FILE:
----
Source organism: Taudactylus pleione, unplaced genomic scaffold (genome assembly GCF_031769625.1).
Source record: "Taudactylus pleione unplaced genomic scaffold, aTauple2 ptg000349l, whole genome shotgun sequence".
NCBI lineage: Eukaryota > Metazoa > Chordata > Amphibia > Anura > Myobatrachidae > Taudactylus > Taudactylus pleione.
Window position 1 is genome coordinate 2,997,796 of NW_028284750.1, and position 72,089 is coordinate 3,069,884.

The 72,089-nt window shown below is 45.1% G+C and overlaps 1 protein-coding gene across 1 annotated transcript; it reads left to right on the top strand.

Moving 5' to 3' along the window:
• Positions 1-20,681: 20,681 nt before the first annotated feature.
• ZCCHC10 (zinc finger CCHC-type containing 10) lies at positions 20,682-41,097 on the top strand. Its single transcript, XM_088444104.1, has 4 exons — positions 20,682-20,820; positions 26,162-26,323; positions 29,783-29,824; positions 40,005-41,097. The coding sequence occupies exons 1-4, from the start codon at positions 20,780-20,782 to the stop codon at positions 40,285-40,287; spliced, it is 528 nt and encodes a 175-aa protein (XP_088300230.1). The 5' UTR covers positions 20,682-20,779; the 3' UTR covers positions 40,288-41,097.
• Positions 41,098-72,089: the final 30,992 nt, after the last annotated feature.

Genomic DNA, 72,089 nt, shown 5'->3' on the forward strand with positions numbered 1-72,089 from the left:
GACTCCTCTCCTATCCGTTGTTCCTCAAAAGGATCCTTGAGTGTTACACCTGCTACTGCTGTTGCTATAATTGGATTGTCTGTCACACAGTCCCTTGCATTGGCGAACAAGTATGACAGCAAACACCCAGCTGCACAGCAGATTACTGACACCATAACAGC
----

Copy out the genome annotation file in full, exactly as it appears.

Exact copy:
Source organism: Taudactylus pleione, unplaced genomic scaffold (genome assembly GCF_031769625.1).
Source record: "Taudactylus pleione unplaced genomic scaffold, aTauple2 ptg000349l, whole genome shotgun sequence".
NCBI lineage: Eukaryota > Metazoa > Chordata > Amphibia > Anura > Myobatrachidae > Taudactylus > Taudactylus pleione.
Window position 1 is genome coordinate 2,997,796 of NW_028284750.1, and position 72,089 is coordinate 3,069,884.

The 72,089-nt window shown below is 45.1% G+C and overlaps 1 protein-coding gene across 1 annotated transcript; it reads left to right on the top strand.

Moving 5' to 3' along the window:
• Positions 1-20,681: 20,681 nt before the first annotated feature.
• ZCCHC10 (zinc finger CCHC-type containing 10) lies at positions 20,682-41,097 on the top strand. Its single transcript, XM_088444104.1, has 4 exons — positions 20,682-20,820; positions 26,162-26,323; positions 29,783-29,824; positions 40,005-41,097. The coding sequence occupies exons 1-4, from the start codon at positions 20,780-20,782 to the stop codon at positions 40,285-40,287; spliced, it is 528 nt and encodes a 175-aa protein (XP_088300230.1). The 5' UTR covers positions 20,682-20,779; the 3' UTR covers positions 40,288-41,097.
• Positions 41,098-72,089: the final 30,992 nt, after the last annotated feature.

Genomic DNA, 72,089 nt, shown 5'->3' on the forward strand with positions numbered 1-72,089 from the left:
GACTCCTCTCCTATCCGTTGTTCCTCAAAAGGATCCTTGAGTGTTACACCTGCTACTGCTGTTGCTATAATTGGATTGTCTGTCACACAGTCCCTTGCATTGGCGAACAAGTATGACAGCAAACACCCAGCTGCACAGCAGATTACTGACACCATAACAGC